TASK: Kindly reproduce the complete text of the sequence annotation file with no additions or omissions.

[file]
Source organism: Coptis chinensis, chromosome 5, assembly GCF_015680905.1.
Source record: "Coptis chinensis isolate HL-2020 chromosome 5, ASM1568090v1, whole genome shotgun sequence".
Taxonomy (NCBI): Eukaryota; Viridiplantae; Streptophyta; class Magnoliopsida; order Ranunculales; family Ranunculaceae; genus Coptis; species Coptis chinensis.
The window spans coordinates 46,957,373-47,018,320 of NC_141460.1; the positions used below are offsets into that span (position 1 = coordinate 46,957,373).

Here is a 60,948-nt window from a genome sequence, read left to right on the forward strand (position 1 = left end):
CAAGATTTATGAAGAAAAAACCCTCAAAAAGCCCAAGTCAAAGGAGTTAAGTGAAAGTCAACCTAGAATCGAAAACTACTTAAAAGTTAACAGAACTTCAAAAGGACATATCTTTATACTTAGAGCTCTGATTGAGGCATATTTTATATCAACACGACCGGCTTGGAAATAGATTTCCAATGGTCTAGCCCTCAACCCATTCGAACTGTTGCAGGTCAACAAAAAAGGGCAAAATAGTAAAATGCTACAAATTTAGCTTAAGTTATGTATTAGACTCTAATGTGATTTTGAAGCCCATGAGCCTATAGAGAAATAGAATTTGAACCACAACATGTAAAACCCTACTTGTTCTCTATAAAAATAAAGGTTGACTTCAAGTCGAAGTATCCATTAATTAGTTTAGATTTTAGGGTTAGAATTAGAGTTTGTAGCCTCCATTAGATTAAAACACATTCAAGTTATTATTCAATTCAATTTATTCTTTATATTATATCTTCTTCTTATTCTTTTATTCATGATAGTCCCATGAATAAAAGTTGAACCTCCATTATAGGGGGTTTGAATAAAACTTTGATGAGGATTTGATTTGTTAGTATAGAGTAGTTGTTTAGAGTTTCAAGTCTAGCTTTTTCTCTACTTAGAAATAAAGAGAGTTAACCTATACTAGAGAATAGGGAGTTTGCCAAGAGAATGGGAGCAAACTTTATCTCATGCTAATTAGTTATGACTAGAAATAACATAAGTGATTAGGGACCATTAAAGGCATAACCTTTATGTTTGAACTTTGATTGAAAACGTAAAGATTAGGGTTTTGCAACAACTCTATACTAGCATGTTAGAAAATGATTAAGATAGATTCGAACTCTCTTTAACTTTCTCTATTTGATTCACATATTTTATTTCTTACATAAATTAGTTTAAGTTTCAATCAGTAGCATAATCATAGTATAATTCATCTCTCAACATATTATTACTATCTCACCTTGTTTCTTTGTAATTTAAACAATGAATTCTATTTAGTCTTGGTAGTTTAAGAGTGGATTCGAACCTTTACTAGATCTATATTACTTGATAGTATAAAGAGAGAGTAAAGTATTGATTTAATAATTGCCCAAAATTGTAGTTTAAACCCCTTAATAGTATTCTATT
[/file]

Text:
Source organism: Coptis chinensis, chromosome 5, assembly GCF_015680905.1.
Source record: "Coptis chinensis isolate HL-2020 chromosome 5, ASM1568090v1, whole genome shotgun sequence".
Taxonomy (NCBI): Eukaryota; Viridiplantae; Streptophyta; class Magnoliopsida; order Ranunculales; family Ranunculaceae; genus Coptis; species Coptis chinensis.
The window spans coordinates 46,957,373-47,018,320 of NC_141460.1; the positions used below are offsets into that span (position 1 = coordinate 46,957,373).

Here is a 60,948-nt window from a genome sequence, read left to right on the forward strand (position 1 = left end):
CAAGATTTATGAAGAAAAAACCCTCAAAAAGCCCAAGTCAAAGGAGTTAAGTGAAAGTCAACCTAGAATCGAAAACTACTTAAAAGTTAACAGAACTTCAAAAGGACATATCTTTATACTTAGAGCTCTGATTGAGGCATATTTTATATCAACACGACCGGCTTGGAAATAGATTTCCAATGGTCTAGCCCTCAACCCATTCGAACTGTTGCAGGTCAACAAAAAAGGGCAAAATAGTAAAATGCTACAAATTTAGCTTAAGTTATGTATTAGACTCTAATGTGATTTTGAAGCCCATGAGCCTATAGAGAAATAGAATTTGAACCACAACATGTAAAACCCTACTTGTTCTCTATAAAAATAAAGGTTGACTTCAAGTCGAAGTATCCATTAATTAGTTTAGATTTTAGGGTTAGAATTAGAGTTTGTAGCCTCCATTAGATTAAAACACATTCAAGTTATTATTCAATTCAATTTATTCTTTATATTATATCTTCTTCTTATTCTTTTATTCATGATAGTCCCATGAATAAAAGTTGAACCTCCATTATAGGGGGTTTGAATAAAACTTTGATGAGGATTTGATTTGTTAGTATAGAGTAGTTGTTTAGAGTTTCAAGTCTAGCTTTTTCTCTACTTAGAAATAAAGAGAGTTAACCTATACTAGAGAATAGGGAGTTTGCCAAGAGAATGGGAGCAAACTTTATCTCATGCTAATTAGTTATGACTAGAAATAACATAAGTGATTAGGGACCATTAAAGGCATAACCTTTATGTTTGAACTTTGATTGAAAACGTAAAGATTAGGGTTTTGCAACAACTCTATACTAGCATGTTAGAAAATGATTAAGATAGATTCGAACTCTCTTTAACTTTCTCTATTTGATTCACATATTTTATTTCTTACATAAATTAGTTTAAGTTTCAATCAGTAGCATAATCATAGTATAATTCATCTCTCAACATATTATTACTATCTCACCTTGTTTCTTTGTAATTTAAACAATGAATTCTATTTAGTCTTGGTAGTTTAAGAGTGGATTCGAACCTTTACTAGATCTATATTACTTGATAGTATAAAGAGAGAGTAAAGTATTGATTTAATAATTGCCCAAAATTGTAGTTTAAACCCCTTAATAGTATTCTATT